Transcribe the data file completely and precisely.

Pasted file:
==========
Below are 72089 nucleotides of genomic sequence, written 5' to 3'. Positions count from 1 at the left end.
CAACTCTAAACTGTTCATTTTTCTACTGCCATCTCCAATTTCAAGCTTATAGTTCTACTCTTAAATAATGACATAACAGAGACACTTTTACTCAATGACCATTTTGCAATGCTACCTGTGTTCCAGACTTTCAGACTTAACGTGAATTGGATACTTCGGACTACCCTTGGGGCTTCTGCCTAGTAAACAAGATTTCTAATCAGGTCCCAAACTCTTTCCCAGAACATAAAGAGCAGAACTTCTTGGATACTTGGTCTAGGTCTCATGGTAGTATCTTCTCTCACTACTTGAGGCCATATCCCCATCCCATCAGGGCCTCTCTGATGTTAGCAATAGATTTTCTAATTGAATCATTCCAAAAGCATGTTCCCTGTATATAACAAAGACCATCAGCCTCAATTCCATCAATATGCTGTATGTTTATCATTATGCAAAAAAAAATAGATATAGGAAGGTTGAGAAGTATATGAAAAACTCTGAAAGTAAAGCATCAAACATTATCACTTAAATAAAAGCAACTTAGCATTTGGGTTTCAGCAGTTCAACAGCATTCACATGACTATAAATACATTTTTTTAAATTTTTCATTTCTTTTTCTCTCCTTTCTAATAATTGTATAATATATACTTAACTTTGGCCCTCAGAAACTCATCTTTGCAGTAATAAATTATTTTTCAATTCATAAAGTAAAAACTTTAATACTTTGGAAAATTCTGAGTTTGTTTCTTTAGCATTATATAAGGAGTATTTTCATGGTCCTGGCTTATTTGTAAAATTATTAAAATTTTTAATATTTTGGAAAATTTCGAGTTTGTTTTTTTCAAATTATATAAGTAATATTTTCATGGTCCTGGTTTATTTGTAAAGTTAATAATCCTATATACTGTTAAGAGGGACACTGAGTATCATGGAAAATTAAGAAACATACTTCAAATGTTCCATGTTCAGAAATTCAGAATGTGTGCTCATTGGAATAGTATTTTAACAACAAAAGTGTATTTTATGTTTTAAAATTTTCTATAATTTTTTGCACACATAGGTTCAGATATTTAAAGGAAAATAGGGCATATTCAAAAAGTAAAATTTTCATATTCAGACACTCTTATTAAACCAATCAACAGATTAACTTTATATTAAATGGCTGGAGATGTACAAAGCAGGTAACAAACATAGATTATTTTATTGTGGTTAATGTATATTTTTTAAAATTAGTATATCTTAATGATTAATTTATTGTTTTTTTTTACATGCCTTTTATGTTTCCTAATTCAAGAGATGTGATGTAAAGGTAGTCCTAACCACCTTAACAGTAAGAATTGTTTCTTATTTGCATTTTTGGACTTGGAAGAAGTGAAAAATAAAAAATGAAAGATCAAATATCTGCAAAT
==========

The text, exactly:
Below are 72089 nucleotides of genomic sequence, written 5' to 3'. Positions count from 1 at the left end.
CAACTCTAAACTGTTCATTTTTCTACTGCCATCTCCAATTTCAAGCTTATAGTTCTACTCTTAAATAATGACATAACAGAGACACTTTTACTCAATGACCATTTTGCAATGCTACCTGTGTTCCAGACTTTCAGACTTAACGTGAATTGGATACTTCGGACTACCCTTGGGGCTTCTGCCTAGTAAACAAGATTTCTAATCAGGTCCCAAACTCTTTCCCAGAACATAAAGAGCAGAACTTCTTGGATACTTGGTCTAGGTCTCATGGTAGTATCTTCTCTCACTACTTGAGGCCATATCCCCATCCCATCAGGGCCTCTCTGATGTTAGCAATAGATTTTCTAATTGAATCATTCCAAAAGCATGTTCCCTGTATATAACAAAGACCATCAGCCTCAATTCCATCAATATGCTGTATGTTTATCATTATGCAAAAAAAAATAGATATAGGAAGGTTGAGAAGTATATGAAAAACTCTGAAAGTAAAGCATCAAACATTATCACTTAAATAAAAGCAACTTAGCATTTGGGTTTCAGCAGTTCAACAGCATTCACATGACTATAAATACATTTTTTTAAATTTTTCATTTCTTTTTCTCTCCTTTCTAATAATTGTATAATATATACTTAACTTTGGCCCTCAGAAACTCATCTTTGCAGTAATAAATTATTTTTCAATTCATAAAGTAAAAACTTTAATACTTTGGAAAATTCTGAGTTTGTTTCTTTAGCATTATATAAGGAGTATTTTCATGGTCCTGGCTTATTTGTAAAATTATTAAAATTTTTAATATTTTGGAAAATTTCGAGTTTGTTTTTTTCAAATTATATAAGTAATATTTTCATGGTCCTGGTTTATTTGTAAAGTTAATAATCCTATATACTGTTAAGAGGGACACTGAGTATCATGGAAAATTAAGAAACATACTTCAAATGTTCCATGTTCAGAAATTCAGAATGTGTGCTCATTGGAATAGTATTTTAACAACAAAAGTGTATTTTATGTTTTAAAATTTTCTATAATTTTTTGCACACATAGGTTCAGATATTTAAAGGAAAATAGGGCATATTCAAAAAGTAAAATTTTCATATTCAGACACTCTTATTAAACCAATCAACAGATTAACTTTATATTAAATGGCTGGAGATGTACAAAGCAGGTAACAAACATAGATTATTTTATTGTGGTTAATGTATATTTTTTAAAATTAGTATATCTTAATGATTAATTTATTGTTTTTTTTTACATGCCTTTTATGTTTCCTAATTCAAGAGATGTGATGTAAAGGTAGTCCTAACCACCTTAACAGTAAGAATTGTTTCTTATTTGCATTTTTGGACTTGGAAGAAGTGAAAAATAAAAAATGAAAGATCAAATATCTGCAAAT